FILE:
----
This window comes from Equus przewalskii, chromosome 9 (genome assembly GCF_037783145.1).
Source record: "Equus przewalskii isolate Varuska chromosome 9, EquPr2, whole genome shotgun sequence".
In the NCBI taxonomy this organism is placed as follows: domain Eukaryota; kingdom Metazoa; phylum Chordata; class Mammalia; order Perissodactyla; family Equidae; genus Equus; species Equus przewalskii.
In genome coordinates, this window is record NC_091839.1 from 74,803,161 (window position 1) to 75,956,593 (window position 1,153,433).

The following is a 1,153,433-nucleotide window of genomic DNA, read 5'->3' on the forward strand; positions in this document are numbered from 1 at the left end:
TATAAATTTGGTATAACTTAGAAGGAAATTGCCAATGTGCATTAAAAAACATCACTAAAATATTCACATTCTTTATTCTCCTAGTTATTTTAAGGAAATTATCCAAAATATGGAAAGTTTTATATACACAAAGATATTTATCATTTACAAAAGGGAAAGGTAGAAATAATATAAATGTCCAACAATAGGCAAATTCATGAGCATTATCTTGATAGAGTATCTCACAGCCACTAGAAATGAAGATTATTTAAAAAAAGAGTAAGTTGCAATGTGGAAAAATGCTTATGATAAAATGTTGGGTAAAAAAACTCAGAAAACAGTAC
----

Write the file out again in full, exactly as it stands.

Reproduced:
This window comes from Equus przewalskii, chromosome 9 (genome assembly GCF_037783145.1).
Source record: "Equus przewalskii isolate Varuska chromosome 9, EquPr2, whole genome shotgun sequence".
In the NCBI taxonomy this organism is placed as follows: domain Eukaryota; kingdom Metazoa; phylum Chordata; class Mammalia; order Perissodactyla; family Equidae; genus Equus; species Equus przewalskii.
In genome coordinates, this window is record NC_091839.1 from 74,803,161 (window position 1) to 75,956,593 (window position 1,153,433).

The following is a 1,153,433-nucleotide window of genomic DNA, read 5'->3' on the forward strand; positions in this document are numbered from 1 at the left end:
TATAAATTTGGTATAACTTAGAAGGAAATTGCCAATGTGCATTAAAAAACATCACTAAAATATTCACATTCTTTATTCTCCTAGTTATTTTAAGGAAATTATCCAAAATATGGAAAGTTTTATATACACAAAGATATTTATCATTTACAAAAGGGAAAGGTAGAAATAATATAAATGTCCAACAATAGGCAAATTCATGAGCATTATCTTGATAGAGTATCTCACAGCCACTAGAAATGAAGATTATTTAAAAAAAGAGTAAGTTGCAATGTGGAAAAATGCTTATGATAAAATGTTGGGTAAAAAAACTCAGAAAACAGTAC